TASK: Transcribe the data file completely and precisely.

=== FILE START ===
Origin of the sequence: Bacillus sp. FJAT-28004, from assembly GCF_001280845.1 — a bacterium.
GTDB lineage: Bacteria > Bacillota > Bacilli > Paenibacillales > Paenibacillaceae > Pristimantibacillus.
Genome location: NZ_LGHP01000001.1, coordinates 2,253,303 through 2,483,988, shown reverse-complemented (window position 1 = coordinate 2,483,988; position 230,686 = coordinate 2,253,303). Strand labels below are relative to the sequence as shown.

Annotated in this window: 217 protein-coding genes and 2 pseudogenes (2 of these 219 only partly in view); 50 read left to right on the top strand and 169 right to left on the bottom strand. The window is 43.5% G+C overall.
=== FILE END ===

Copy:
Origin of the sequence: Bacillus sp. FJAT-28004, from assembly GCF_001280845.1 — a bacterium.
GTDB lineage: Bacteria > Bacillota > Bacilli > Paenibacillales > Paenibacillaceae > Pristimantibacillus.
Genome location: NZ_LGHP01000001.1, coordinates 2,253,303 through 2,483,988, shown reverse-complemented (window position 1 = coordinate 2,483,988; position 230,686 = coordinate 2,253,303). Strand labels below are relative to the sequence as shown.

Annotated in this window: 217 protein-coding genes and 2 pseudogenes (2 of these 219 only partly in view); 50 read left to right on the top strand and 169 right to left on the bottom strand. The window is 43.5% G+C overall.